[an error occurred while processing this directive]
BBC News
watch One-Minute World News
Last Updated: Monday, 27 December, 2004, 03:01 GMT
South India struck by quake waves
Rescue operation off the coast of Madras
Air force helicopters have been pressed into service
More than 2,000 people have died after huge waves swept into southern Indian states, following the world's most powerful earthquake for 40 years.

The water took 1,705 people in the state of Tamil Nadu alone, officials say. Parts of Andhra Pradesh and Kerala were also struck.

Bodies are said to be strewn along the 2,000km (1,200-mile) coastline.

More than 300 people are also reported to have died on India's Andaman and Nicobar Islands, close to Indonesia.

In India, Prime Minister Manmohan Singh said he was deeply shocked by the devastation.

"My heartfelt sympathies are with the families of the bereaved, and with all those affected in our country," he said in a televised broadcast.

Nuclear shutdown

Early morning joggers along the Marina beach in the Tamil Nadu capital, Madras, say huge columns of water surged towards the land without warning.

This is our whole life's acquisitions gone in a second
Kakoli Roy,
Andaman Island resident

The BBC's Sampath Kumar in the city says water came several kilometres inland.

A nuclear reactor in the state was shut down after sea water entered an estate housing scientists.

Sea water flooded the streets of Cuddalore, some 150km (90 miles) south of Madras, overturning several cars and leaving nearly 800 people dead.

Madras beach damage
Fishermen were swept off the sea

Indian air force helicopters have been despatched to evacuate people living in the submerged areas.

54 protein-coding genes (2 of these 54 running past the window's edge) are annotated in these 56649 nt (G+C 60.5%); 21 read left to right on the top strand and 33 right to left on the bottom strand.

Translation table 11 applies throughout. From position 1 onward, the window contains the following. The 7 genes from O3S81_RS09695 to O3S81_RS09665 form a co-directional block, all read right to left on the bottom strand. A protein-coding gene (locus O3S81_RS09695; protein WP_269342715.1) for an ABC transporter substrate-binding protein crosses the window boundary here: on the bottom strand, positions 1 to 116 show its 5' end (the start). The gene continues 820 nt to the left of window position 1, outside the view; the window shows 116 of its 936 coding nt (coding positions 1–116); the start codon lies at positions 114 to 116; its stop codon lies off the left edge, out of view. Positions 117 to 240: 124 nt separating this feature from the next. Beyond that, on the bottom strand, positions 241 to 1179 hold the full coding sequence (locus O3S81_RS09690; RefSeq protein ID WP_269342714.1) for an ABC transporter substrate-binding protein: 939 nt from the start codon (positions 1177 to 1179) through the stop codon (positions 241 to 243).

A rescue effort was also launched for 500 tourists reported to have been stranded on the Vivekananda rock memorial, a popular destination on an Indian Ocean island, a few kilometres off the tip of the mainland.

Andamans hit

Casualty figures on India's Andaman and Nicobar Islands could not be officially confirmed, but a police chief told reporters 300 people had died and another 700 were feared dead.

The BBC's Geeta Pandey, who is in the regional capital Port Blair, says jetties on the island's main port have collapsed and many people have been forced out of their homes, which are flooded.

The main road on the highway is badly damaged with enormous gashes on its surface.

An islander, Kakoli Roy, wept as she surveyed her damaged home with most of her furniture and household belongings ruined beyond repair.

"This is our whole life's acquisitions gone in a second," she told the BBC.

"My husband retires from his job next year and we have no other source of income. I don't know what we'll do."

'Boats of paper'

More than 100 people have also died in Kerala, a key tourist destination on India's west coast.

In Andhra Pradesh state, more than 60 people are thought to have been killed.

A resident of Kakinada in the province, P Ramanamurthy, said he saw fishermen being swept out to sea.

"I was shocked to see innumerable fishing boats flying on the shoulder of the waves, going back and forth into the sea, as if made of paper," he told the Associated Press news agency.

"Many boats were upturned, but fishermen were still holding onto them," he said.

Tidal waves flooded the Vishakhapatnam port, one of the country's major shipbuilding centres.

The authorities there say army, navy and air force personnel have been called in to help with the rescue and relief operation.

A BBC reporter witnessed the scenes in Madras, south India


The BBC is not responsible for the content of external internet sites


News Front Page | Africa | Americas | Asia-Pacific | Europe | Middle East | South Asia
UK | Business | Entertainment | Science/Nature | Technology | Health
Have Your Say | In Pictures | Week at a Glance | Country Profiles | In Depth | Programmes
Americas Africa Europe Middle East South Asia Asia Pacific